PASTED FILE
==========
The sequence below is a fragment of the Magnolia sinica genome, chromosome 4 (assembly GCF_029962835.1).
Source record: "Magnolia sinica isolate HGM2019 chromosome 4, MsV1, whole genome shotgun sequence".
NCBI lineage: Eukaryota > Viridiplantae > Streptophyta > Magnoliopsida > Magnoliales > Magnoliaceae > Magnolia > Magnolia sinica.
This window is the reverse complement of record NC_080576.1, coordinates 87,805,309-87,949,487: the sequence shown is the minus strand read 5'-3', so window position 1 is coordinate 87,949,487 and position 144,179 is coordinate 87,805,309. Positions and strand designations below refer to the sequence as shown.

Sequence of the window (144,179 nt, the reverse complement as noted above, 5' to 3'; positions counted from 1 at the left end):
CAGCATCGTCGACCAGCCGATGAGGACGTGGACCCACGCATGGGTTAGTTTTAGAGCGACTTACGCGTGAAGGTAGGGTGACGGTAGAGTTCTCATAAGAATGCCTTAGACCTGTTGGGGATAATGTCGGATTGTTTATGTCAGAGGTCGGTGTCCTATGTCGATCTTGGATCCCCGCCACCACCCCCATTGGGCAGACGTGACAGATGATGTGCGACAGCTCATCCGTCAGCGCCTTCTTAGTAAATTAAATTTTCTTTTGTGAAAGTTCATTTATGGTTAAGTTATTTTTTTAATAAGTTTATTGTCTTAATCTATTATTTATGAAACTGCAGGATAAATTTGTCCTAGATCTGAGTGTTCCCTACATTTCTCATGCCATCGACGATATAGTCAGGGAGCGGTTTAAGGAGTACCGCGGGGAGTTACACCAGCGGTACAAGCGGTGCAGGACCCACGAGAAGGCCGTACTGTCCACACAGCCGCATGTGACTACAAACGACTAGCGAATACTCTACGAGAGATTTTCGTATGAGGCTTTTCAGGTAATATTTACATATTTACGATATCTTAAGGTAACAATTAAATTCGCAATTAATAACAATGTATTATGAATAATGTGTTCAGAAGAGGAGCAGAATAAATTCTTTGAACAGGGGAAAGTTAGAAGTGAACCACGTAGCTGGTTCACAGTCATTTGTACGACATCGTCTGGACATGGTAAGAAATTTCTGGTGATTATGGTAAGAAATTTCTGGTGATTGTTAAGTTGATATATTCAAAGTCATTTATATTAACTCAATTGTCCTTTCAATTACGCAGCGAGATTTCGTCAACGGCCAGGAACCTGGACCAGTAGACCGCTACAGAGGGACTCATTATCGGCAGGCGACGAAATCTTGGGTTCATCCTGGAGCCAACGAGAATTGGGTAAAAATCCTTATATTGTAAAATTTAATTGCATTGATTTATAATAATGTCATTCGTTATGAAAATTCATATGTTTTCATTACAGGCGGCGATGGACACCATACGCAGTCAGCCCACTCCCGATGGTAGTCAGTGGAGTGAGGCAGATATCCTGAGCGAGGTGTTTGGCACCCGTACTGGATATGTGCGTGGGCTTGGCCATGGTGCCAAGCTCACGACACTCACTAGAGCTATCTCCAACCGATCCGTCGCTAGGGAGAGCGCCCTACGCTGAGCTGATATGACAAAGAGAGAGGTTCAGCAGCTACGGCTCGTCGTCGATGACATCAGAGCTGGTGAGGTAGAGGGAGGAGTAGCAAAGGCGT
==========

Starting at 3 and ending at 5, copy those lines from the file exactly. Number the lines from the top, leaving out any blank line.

NCBI lineage: Eukaryota > Viridiplantae > Streptophyta > Magnoliopsida > Magnoliales > Magnoliaceae > Magnolia > Magnolia sinica.
This window is the reverse complement of record NC_080576.1, coordinates 87,805,309-87,949,487: the sequence shown is the minus strand read 5'-3', so window position 1 is coordinate 87,949,487 and position 144,179 is coordinate 87,805,309. Positions and strand designations below refer to the sequence as shown.

Sequence of the window (144,179 nt, the reverse complement as noted above, 5' to 3'; positions counted from 1 at the left end):